The Senate voted Wednesday to approve “fast-track” trade authority, sending the bill to the White House for President Obama’s signature.
The bill to authorize Trade Promotion Authority (TPA) passed 60 to 38, The Hill reported. A vote to end debate was held Tuesday. After the president signs the bill into law, he will be able to present any trade bill to Congress for a straight up-or-down vote — without fear of any amendments or filibusters. TPA will last until 2018 and can be extended through 2021.
“We had plenty of bumps along the road. Frankly, a few big potholes too,” Senate Majority Leader Mitch McConnell, R-Ky., said ahead of the vote Wednesday. “But we worked across the aisle to get through all of them. That’s an example of a new Congress that’s back to work for the American people.”
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With TPA’s inevitable signature, Obama will be able to present several global trade agreements to Congress. Chief among them is the Trans-Pacific Partnership (TPP), a trade agreement with 12 Asian and Central American countries. Details of TPP have been kept behind closed doors, noted Edward-Isaac Dovere of Politico.
If you want to hear the details of the Trans-Pacific Partnership trade deal the Obama administration is hoping to pass, you’ve got to be a member of Congress, and you’ve got to go to classified briefings and leave your staff and cellphone at the door.
Sen. Jeff Sessions, R-Ala., a staunch opponent of TPA and TPP, excoriated the bill’s passage. “The same routine plays out over and again,” Sessions said in a statement. “We are told a massive bill must be passed, all the business lobbyists and leaders tell us how grand it will be, but that it must be rushed through before the voters spoil the plan.”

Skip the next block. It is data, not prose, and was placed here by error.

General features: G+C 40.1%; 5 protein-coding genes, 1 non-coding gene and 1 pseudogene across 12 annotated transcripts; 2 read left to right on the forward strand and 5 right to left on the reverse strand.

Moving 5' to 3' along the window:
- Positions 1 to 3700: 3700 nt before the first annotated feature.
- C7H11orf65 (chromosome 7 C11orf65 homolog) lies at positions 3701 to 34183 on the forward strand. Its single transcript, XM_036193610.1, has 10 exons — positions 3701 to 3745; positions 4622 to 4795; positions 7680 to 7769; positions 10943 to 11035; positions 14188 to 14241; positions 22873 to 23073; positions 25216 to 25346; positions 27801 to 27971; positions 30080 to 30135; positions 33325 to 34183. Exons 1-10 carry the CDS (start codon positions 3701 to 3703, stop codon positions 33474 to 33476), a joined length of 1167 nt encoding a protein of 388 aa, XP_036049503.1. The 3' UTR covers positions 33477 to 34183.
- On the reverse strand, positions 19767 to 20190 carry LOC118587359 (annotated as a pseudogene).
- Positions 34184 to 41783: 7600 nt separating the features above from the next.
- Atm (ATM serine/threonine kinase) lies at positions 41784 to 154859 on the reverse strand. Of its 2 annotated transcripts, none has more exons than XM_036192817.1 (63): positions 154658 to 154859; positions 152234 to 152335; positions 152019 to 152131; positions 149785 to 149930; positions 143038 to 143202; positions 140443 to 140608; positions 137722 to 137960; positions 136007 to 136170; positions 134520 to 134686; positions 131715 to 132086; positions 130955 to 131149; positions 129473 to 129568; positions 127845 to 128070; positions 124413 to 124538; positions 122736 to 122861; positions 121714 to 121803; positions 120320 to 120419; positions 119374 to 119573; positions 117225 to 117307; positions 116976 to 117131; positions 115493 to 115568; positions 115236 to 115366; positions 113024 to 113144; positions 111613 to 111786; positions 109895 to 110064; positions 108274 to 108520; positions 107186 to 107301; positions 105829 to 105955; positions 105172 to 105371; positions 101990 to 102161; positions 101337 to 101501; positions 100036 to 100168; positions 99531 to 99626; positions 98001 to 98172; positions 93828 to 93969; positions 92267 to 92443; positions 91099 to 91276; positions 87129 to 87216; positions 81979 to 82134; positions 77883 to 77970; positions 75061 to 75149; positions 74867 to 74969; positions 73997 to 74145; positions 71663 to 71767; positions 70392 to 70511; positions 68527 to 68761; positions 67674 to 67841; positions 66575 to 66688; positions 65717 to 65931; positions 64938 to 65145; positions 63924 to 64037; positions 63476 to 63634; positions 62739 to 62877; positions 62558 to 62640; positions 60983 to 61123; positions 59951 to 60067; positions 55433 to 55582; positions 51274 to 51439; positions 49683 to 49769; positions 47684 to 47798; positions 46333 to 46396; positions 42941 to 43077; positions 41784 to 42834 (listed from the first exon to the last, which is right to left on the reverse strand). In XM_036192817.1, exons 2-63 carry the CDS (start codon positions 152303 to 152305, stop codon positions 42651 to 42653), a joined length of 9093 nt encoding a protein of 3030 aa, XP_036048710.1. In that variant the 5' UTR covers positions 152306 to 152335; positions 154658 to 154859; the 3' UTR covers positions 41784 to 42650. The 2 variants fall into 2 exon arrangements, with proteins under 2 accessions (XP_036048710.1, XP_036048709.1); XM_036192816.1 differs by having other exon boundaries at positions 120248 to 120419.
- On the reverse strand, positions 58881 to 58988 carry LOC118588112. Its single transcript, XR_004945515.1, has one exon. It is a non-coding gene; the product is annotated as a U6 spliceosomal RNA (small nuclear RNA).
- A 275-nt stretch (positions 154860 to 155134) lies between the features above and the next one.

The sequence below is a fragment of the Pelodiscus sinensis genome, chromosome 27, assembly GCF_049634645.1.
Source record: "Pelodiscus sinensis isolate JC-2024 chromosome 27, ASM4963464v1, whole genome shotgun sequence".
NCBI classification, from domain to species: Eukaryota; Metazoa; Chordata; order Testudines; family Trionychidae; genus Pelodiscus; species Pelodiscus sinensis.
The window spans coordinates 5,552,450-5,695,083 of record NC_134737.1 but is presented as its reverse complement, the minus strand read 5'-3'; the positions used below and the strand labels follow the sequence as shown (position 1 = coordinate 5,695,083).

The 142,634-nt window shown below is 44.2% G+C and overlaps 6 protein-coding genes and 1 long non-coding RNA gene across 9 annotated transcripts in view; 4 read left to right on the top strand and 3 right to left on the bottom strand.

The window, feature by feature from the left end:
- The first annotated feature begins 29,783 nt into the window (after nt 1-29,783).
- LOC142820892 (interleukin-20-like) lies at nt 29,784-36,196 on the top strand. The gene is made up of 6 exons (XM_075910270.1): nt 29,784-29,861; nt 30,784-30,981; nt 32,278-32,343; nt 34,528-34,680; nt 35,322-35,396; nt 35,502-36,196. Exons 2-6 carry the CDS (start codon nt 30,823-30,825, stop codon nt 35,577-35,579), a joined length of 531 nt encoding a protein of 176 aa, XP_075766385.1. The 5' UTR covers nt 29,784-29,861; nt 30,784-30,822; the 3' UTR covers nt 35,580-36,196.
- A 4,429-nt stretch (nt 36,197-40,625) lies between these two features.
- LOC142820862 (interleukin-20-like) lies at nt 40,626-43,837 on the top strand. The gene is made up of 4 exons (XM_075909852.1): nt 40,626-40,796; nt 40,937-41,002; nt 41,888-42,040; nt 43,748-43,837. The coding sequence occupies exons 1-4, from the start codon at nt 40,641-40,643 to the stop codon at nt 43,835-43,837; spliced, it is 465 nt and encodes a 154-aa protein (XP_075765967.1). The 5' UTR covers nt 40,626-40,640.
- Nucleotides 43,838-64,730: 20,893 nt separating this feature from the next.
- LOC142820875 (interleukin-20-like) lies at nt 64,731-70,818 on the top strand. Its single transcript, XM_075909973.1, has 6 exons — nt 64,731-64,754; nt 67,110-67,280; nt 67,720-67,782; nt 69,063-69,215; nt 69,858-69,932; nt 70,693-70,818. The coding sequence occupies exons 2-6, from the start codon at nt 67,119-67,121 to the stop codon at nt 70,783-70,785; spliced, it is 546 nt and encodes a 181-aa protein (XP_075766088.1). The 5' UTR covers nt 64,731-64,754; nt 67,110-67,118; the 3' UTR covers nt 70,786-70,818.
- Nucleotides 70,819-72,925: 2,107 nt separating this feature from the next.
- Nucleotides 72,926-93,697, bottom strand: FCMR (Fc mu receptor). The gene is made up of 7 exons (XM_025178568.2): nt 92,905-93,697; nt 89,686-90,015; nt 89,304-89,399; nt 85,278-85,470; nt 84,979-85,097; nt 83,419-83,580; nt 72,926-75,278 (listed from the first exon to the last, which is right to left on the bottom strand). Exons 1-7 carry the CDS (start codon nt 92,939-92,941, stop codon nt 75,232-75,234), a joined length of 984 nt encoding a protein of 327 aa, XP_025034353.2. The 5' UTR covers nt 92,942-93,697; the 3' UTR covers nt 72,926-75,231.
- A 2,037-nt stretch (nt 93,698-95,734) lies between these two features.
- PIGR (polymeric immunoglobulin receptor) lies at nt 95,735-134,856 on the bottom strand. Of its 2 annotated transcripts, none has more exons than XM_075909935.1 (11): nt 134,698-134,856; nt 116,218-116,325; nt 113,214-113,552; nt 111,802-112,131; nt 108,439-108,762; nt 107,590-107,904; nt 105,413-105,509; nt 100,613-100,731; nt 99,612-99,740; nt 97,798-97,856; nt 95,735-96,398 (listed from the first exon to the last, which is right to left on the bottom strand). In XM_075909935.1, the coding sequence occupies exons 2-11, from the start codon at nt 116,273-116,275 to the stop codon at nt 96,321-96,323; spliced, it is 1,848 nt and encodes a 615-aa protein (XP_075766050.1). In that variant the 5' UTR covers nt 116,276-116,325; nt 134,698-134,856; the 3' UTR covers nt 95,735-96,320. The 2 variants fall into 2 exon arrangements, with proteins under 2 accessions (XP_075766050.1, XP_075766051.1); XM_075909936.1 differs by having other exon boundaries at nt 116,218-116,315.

President Obama, and allies in Congress, have won this fast-track vote. But, in exchange, they may find that they are losing something far greater: the trust of the American people. Americans have a fundamental, decent, and just demand: that the people they elect defend their interests. And every issue to come before us in the coming months will have to pass this test: does it strengthen, or weaken, the position of the everyday, loyal American citizen?
After TPA, the upper chamber held a vote which passed easily on cloture for a trade package renewing Trade Adjustment Assistance (TAA), which funds workers affected by trade agreements.
Senate adopts, by voice vote, trade assistance measure (TAA). House will take that up next. (@JaredHalpern)
— FOX News Radio (@foxnewsradio) June 24, 2015
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